Discuss P.B. Shelley as a poet of revolution on the record of “Ode to the West Wind’’
Shelley as a revolutionary poet.
Answer: Shelley had certain inherent tendencies which ultimately made him a rebel and reformer, a prophet and an idealist. From his very early life he marked an antagonism between himself and the established order of society. Since his Eton days he had been a lover of liberty, equality and brotherhood. His soul revolted against all forms of tyranny and oppression. His love of liberty and hatred of oppression turned him into a rebel against all the established institutions which suppressed mankind in any part of the world.
‘Ode to the West Wind’ is a nature poem, written on the basis of the ideals of the French Revolution. In this Ode Shelley uses a natural symbol as a vehicle for his revolutionary ideal. This highly intellectual poem based on the phenomena of nature, shows that political, social and moral regeneration is possible both in the atmosphere of nature and in the society of men. Shelley’s own personality has been merged and fused with the West Wind which isa terrible force of nature. He attributes to it what goes on within his consciousness? Thus the West Wind, an ever restless and moving spirit like Shelley himself, is symbolic of his faith in the future emancipation of mankind, of regeneration after destruction.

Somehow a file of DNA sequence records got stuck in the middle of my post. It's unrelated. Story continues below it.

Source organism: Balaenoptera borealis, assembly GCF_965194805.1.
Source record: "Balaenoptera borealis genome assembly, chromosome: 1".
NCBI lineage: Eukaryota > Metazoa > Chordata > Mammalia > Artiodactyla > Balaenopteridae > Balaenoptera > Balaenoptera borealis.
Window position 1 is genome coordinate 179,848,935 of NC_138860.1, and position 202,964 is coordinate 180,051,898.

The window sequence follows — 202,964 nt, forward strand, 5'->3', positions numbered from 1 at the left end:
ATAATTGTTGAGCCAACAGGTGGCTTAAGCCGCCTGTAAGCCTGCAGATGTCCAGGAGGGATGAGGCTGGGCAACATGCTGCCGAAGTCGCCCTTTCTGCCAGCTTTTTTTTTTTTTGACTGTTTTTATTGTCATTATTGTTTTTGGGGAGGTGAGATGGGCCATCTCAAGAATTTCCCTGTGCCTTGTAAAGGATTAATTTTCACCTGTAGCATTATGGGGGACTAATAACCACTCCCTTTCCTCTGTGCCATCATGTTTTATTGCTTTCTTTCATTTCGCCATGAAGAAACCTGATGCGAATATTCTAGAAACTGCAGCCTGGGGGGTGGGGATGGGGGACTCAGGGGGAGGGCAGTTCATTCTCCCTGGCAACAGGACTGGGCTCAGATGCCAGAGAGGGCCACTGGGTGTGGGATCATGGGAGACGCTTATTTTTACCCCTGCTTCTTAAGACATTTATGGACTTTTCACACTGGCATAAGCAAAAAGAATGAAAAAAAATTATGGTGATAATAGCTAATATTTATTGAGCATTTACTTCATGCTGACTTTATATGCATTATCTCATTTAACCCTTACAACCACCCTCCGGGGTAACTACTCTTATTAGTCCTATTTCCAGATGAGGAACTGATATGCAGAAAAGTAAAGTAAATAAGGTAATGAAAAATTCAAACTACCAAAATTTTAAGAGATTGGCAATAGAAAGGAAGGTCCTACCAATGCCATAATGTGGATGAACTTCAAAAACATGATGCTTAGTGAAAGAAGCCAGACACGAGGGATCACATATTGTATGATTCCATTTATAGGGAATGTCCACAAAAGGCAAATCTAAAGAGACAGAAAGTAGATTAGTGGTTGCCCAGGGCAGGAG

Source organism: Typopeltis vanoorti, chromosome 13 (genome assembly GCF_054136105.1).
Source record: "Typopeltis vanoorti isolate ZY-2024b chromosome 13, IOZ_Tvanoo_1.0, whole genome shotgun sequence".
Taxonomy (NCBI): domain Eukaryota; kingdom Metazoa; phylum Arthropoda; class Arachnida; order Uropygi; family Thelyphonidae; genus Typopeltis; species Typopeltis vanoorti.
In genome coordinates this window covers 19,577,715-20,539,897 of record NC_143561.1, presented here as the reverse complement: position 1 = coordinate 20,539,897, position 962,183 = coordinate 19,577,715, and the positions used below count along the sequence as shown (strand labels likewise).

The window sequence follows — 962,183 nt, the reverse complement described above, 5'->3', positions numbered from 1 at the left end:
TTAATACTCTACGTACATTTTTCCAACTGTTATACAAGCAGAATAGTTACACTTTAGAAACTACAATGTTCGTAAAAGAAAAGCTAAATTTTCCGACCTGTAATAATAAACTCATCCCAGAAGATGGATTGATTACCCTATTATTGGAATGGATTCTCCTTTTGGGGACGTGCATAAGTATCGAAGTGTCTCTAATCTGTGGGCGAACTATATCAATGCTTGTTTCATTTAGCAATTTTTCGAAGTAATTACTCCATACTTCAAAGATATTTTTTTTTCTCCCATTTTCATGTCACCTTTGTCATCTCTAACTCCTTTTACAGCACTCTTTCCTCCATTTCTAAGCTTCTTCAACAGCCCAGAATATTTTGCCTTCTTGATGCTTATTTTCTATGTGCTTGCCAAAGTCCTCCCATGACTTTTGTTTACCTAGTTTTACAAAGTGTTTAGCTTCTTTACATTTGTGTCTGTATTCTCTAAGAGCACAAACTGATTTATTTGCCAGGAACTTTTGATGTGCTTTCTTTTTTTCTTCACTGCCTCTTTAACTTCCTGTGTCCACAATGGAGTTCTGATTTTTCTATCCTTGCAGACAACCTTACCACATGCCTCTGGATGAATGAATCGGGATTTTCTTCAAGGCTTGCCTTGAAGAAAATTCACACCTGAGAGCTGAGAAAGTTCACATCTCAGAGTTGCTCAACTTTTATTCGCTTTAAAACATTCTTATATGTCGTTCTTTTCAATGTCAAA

Shelley believes that both nature and the society of men are suffering from deadly diseases like tyranny, oppression and corruption, and these corroding diseases can be cured by a miraculous change, this change can be brought about by power and the West Wind has this power, because it is a destructive as well as a creative agent of nature. So he passionately appeals to the West Wind to listen to his prayer:
“Wild Spirit which art moving everywhere,
Destroyer and Preserver, hear,ohear!”
The West Wind, sometimes, remains as a dormant force in nature but when it becomes furious it can bring about a total change on the surface of the earth. The West wind comes inevitably in the cycle of seasons—autumn, winter, spring and summer, and when it comes, it drives the dead and decayed leaves lying on the ground in the same way as a magician drives away ghosts by his magical power It scatters the seeds far and near and covers them with dust so that they are buried, underground. They remain there like dead bodies in their graves, till the advent of the spring when they sprout into plants which bear flowers giving sweet smell and attractive colors. In this process the West Wind plays the dual role of a destroyer and preserver, because it stores up the seeds for their future blossoming in the coming spring.